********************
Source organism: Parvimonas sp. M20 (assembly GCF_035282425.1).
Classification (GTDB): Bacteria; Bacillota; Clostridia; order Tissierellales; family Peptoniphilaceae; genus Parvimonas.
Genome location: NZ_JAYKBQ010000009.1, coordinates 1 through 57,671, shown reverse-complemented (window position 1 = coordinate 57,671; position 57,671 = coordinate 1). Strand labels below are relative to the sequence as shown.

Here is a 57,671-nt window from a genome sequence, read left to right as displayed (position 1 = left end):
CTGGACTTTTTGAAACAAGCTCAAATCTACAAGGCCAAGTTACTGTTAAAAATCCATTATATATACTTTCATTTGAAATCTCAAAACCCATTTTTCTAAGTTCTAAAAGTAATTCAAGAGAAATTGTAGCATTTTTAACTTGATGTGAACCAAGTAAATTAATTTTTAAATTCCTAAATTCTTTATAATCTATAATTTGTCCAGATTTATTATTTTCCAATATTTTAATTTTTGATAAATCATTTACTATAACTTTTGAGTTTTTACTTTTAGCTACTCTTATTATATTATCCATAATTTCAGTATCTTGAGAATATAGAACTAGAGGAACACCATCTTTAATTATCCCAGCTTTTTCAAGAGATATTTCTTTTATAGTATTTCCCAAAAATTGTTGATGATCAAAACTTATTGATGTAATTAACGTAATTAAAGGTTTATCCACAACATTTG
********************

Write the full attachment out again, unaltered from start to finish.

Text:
Source organism: Parvimonas sp. M20 (assembly GCF_035282425.1).
Classification (GTDB): Bacteria; Bacillota; Clostridia; order Tissierellales; family Peptoniphilaceae; genus Parvimonas.
Genome location: NZ_JAYKBQ010000009.1, coordinates 1 through 57,671, shown reverse-complemented (window position 1 = coordinate 57,671; position 57,671 = coordinate 1). Strand labels below are relative to the sequence as shown.

Here is a 57,671-nt window from a genome sequence, read left to right as displayed (position 1 = left end):
CTGGACTTTTTGAAACAAGCTCAAATCTACAAGGCCAAGTTACTGTTAAAAATCCATTATATATACTTTCATTTGAAATCTCAAAACCCATTTTTCTAAGTTCTAAAAGTAATTCAAGAGAAATTGTAGCATTTTTAACTTGATGTGAACCAAGTAAATTAATTTTTAAATTCCTAAATTCTTTATAATCTATAATTTGTCCAGATTTATTATTTTCCAATATTTTAATTTTTGATAAATCATTTACTATAACTTTTGAGTTTTTACTTTTAGCTACTCTTATTATATTATCCATAATTTCAGTATCTTGAGAATATAGAACTAGAGGAACACCATCTTTAATTATCCCAGCTTTTTCAAGAGATATTTCTTTTATAGTATTTCCCAAAAATTGTTGATGATCAAAACTTATTGATGTAATTAACGTAATTAAAGGTTTATCCACAACATTTG